Monday, July 5, 2010

Ooma, Free VOIP Phone Service: Part 1


Okay, now that I am all done setting up my new Ooma Telo and have been using it for a bit over a month, I'd like to share info about my experience. I'll do this in a few different posts because there is A LOT to say about it.

Ooma is a free* phone service you can use with your existing internet connection. I put the asterisk by "free" because while you do have to pay a one-time fee for the equipment ($199-$250), you also have to pay an on-going monthly tax to Big Brother. Mine is $3.74 a month. And if you want the added bells and whistles Ooma offers, you need to subscribe to their Premier service which is $9.99 a month (still better than a landline, in most cases).

PART 1: Ordering, Setting It Up

I ordered Ooma from Amazon.com because I love Amazon. They had the lowest price too and shipping was free. I paid $199 for my Ooma Telo. It arrived in a timely fashion (about 5 days). Here's what it looks like straight out of the box:




You get the Telo device, a phone cord, power cord, and manual. Upon opening the package, I was impressed with the packaging itself, and the sleek look of the Telo. I was shocked at the owner's manual. It is very short, and lacking in detail to the point that I had more questions after reading it than I did to begin with. Here's a link to that manual so you can see for yourself. Besides that, the manual is nicely designed and isn't full of editing errors, so that is comforting.

I set up the Telo as soon as I had a kid-free moment. Getting back behind my computer with the owner's manual, my new Telo and two new cords, I marveled at my cord plantation already growing freakishly well without water or light in such a dark corner. *Shrug* The thing must be plugged in, so proceeded to plant the new cords in their new home.

I have DSL for my internet. It seems as though Ooma assumes that most people have cable internet. They don't provide a lot of information on how to set up the Telo with DSL. I found that I needed a splitter (not explained in the documentation) since I needed two phone jacks at the wall (one for my DSL modem and one for the Telo). Luckily, we had a splitter sitting in the garage. I stuck it into the wall jack. I had my modem/router plugged into my computer, but because Ooma advises to plug the Telo directly into the computer for the best sound quality, I did so. So, essentially, my Telo is connected to my computer with the ethernet cable, and my DSL modem is connected to my Telo via another ethernet cable. I was concerned that this might affect my modem's performance with speed, but I have tested it since then and I have not found any speed difference with my modem being plugged into my computer vs. being plugged into the the Telo and then to the wall jack.

Next, I plugged the power cord into my surge protector (or better yet, an uninterrupted power supply, which I hope to be getting soon). I plugged the phone cable that came with the Telo from the jack labeled "wall" on the Telo to the jack in my wall (remember, I had a splitter here so it could share with DSL) and plugged a phone into the jack labeled "phone" on the Telo. After plugging things in, I was ready to get my product activated.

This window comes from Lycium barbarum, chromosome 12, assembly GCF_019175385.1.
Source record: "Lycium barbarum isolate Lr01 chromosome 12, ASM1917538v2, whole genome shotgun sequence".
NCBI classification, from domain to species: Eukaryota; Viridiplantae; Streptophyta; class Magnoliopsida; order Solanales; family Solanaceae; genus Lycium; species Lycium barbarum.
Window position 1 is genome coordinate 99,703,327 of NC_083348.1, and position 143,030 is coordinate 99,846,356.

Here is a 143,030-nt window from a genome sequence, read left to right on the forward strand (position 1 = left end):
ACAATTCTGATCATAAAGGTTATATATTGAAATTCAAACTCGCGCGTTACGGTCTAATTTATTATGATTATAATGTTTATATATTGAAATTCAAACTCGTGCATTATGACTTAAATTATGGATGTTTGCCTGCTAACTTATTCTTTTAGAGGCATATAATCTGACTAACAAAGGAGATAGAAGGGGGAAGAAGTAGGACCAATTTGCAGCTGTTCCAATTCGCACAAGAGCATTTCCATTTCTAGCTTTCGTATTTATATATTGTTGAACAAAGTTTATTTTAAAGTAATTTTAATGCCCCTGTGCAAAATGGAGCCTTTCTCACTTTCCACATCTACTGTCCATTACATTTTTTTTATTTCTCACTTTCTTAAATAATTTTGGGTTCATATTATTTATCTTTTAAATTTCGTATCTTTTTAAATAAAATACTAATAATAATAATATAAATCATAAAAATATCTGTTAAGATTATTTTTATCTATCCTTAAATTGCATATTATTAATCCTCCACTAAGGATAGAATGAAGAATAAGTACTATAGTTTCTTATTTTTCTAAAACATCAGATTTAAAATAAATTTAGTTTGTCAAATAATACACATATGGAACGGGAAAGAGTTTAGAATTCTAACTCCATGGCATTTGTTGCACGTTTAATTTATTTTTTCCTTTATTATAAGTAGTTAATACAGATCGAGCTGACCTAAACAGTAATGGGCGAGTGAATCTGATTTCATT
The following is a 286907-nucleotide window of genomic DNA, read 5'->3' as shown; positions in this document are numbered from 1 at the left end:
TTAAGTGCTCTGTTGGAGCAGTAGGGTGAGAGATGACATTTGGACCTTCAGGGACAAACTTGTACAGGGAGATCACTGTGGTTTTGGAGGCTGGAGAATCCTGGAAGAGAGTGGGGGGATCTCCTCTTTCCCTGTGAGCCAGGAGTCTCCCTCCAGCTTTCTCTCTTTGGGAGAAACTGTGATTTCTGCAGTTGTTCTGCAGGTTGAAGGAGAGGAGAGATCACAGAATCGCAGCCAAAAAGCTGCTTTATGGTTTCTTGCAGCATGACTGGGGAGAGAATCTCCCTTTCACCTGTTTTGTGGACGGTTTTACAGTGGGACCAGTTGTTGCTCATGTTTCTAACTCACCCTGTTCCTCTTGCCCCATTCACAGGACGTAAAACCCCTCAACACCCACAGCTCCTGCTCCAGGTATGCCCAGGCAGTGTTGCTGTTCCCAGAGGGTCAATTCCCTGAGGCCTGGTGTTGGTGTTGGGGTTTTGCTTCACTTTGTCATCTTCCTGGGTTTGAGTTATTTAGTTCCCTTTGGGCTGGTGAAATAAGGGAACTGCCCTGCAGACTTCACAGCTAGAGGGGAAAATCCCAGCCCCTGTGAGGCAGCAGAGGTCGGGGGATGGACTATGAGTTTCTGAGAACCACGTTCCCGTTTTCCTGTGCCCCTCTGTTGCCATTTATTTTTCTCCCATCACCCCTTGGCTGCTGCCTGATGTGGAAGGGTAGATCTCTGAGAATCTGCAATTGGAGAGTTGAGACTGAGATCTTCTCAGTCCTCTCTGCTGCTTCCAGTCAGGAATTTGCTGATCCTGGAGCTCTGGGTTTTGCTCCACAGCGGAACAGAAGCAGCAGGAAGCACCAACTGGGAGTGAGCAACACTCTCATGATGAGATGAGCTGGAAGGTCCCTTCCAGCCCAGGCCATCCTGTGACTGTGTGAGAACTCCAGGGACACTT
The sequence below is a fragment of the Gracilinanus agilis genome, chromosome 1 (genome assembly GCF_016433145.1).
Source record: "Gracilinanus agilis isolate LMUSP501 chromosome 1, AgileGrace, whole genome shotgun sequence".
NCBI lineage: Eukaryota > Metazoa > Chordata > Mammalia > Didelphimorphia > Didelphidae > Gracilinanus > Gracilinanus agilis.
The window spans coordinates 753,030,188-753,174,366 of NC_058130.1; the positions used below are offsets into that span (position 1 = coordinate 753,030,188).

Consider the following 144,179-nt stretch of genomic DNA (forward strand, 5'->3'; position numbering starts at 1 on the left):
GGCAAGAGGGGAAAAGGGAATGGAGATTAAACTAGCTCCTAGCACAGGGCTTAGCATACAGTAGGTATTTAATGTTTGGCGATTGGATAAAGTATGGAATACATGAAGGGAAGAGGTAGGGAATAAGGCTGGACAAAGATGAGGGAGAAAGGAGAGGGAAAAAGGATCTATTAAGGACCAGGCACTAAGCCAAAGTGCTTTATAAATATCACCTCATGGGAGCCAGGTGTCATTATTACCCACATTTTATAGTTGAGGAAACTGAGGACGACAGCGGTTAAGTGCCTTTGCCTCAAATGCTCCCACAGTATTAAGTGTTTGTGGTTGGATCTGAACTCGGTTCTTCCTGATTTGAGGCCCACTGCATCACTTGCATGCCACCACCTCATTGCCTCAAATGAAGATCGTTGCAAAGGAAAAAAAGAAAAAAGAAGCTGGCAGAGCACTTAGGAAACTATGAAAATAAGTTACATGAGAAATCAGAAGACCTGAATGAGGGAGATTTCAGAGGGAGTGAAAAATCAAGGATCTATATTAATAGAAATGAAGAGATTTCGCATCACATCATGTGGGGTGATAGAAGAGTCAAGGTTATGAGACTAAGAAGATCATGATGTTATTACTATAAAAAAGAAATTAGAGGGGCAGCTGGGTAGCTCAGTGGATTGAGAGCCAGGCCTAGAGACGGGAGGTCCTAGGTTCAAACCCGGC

To activate, I went to Ooma.com and clicked on the "Activate" link. I'm a pretty savvy person when it comes to technology, so I was pretty confident that I could handle the activation process. I think I could have... But... The first thing you are asked to input is your activation code found on the back of the Telo device. It's supposed to be a seven digit code. Mine was six. So, naturally, the system could not activate my Telo. Great! I get to call customer service, which, from reading reviews on Amazon, I am aware is outsourced. Yippee for language barriers in customer service!

I didn't have to wait long to get on the phone with someone. The service rep was nice enough, but because of that language barrier, she had a hard time understanding my trying to explain to her that my activation code was only six digits. I tried to ask her why, but she didn't understand my question. She just went ahead and activated my Telo for me from her end. This meant that she input my address, my name and other account info herself as I dictated it. Hahahah. When I signed into my account after I hung up with Ooma, I saw that my address was incorrect. So, I had to fix that. Anyhow, once my Telo was activated, I picked up my phone and heard the unique Ooma dial-tone. I set up voice-mail and other preferences from my Telo next. That's pretty step-by-step and easy, so I'm not going to talk much about it here.

Normally, if you are planning on using your current phone number with Ooma, you have to get it ported and during that port, Ooma assigns you a temporary number. The service rep didn't do this for me and I didn't ask. This didn't make my Telo unsuable, but it did mean that any number I dialed from my phone connected to Ooma had to be dialed 1+ area code+ number. (Note that I still had my landline service and all other phones in my house ran off the landline phone company. If I stopped here, It'd be like having two phone lines: Make calles on Ooma phone and still be able to receive calls through my landline.)

Anyway, I made a few calls with my phone that I had connected to the Ooma device and didn't notice any difference in call quality from that of my land line... so I figured I should take the plunge and get my landline number ported.

Next post I'll talk about porting my number. Fun, fun, fun!

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